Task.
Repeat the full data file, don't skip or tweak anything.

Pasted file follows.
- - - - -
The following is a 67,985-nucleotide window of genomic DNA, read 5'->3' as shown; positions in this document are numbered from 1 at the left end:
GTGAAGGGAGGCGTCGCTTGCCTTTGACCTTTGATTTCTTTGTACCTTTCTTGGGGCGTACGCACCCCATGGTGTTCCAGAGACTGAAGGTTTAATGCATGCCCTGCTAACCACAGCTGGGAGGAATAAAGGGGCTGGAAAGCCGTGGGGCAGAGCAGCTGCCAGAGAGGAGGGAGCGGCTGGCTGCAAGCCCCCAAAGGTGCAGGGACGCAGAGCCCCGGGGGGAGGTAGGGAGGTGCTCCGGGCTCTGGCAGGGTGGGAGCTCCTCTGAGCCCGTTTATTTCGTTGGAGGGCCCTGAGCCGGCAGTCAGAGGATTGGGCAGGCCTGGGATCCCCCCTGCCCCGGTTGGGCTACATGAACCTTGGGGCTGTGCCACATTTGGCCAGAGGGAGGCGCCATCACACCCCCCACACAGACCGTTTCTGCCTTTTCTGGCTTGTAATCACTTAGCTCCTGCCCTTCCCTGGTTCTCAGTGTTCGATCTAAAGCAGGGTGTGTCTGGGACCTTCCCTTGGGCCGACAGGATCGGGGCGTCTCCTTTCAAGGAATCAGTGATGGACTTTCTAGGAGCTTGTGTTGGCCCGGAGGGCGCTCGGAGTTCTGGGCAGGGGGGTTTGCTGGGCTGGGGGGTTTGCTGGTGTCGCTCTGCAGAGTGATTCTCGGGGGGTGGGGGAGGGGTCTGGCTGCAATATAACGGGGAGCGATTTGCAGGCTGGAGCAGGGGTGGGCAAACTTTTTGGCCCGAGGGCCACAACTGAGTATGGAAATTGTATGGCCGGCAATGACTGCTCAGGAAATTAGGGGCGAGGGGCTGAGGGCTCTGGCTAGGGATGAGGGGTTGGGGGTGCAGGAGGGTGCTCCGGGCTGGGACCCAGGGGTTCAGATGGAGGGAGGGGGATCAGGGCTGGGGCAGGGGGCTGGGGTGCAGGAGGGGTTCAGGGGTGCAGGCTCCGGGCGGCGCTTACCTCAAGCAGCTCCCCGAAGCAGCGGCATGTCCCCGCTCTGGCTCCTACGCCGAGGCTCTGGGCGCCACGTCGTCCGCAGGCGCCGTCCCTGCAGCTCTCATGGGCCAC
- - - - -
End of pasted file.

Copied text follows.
The following is a 67,985-nucleotide window of genomic DNA, read 5'->3' as shown; positions in this document are numbered from 1 at the left end:
GTGAAGGGAGGCGTCGCTTGCCTTTGACCTTTGATTTCTTTGTACCTTTCTTGGGGCGTACGCACCCCATGGTGTTCCAGAGACTGAAGGTTTAATGCATGCCCTGCTAACCACAGCTGGGAGGAATAAAGGGGCTGGAAAGCCGTGGGGCAGAGCAGCTGCCAGAGAGGAGGGAGCGGCTGGCTGCAAGCCCCCAAAGGTGCAGGGACGCAGAGCCCCGGGGGGAGGTAGGGAGGTGCTCCGGGCTCTGGCAGGGTGGGAGCTCCTCTGAGCCCGTTTATTTCGTTGGAGGGCCCTGAGCCGGCAGTCAGAGGATTGGGCAGGCCTGGGATCCCCCCTGCCCCGGTTGGGCTACATGAACCTTGGGGCTGTGCCACATTTGGCCAGAGGGAGGCGCCATCACACCCCCCACACAGACCGTTTCTGCCTTTTCTGGCTTGTAATCACTTAGCTCCTGCCCTTCCCTGGTTCTCAGTGTTCGATCTAAAGCAGGGTGTGTCTGGGACCTTCCCTTGGGCCGACAGGATCGGGGCGTCTCCTTTCAAGGAATCAGTGATGGACTTTCTAGGAGCTTGTGTTGGCCCGGAGGGCGCTCGGAGTTCTGGGCAGGGGGGTTTGCTGGGCTGGGGGGTTTGCTGGTGTCGCTCTGCAGAGTGATTCTCGGGGGGTGGGGGAGGGGTCTGGCTGCAATATAACGGGGAGCGATTTGCAGGCTGGAGCAGGGGTGGGCAAACTTTTTGGCCCGAGGGCCACAACTGAGTATGGAAATTGTATGGCCGGCAATGACTGCTCAGGAAATTAGGGGCGAGGGGCTGAGGGCTCTGGCTAGGGATGAGGGGTTGGGGGTGCAGGAGGGTGCTCCGGGCTGGGACCCAGGGGTTCAGATGGAGGGAGGGGGATCAGGGCTGGGGCAGGGGGCTGGGGTGCAGGAGGGGTTCAGGGGTGCAGGCTCCGGGCGGCGCTTACCTCAAGCAGCTCCCCGAAGCAGCGGCATGTCCCCGCTCTGGCTCCTACGCCGAGGCTCTGGGCGCCACGTCGTCCGCAGGCGCCGTCCCTGCAGCTCTCATGGGCCAC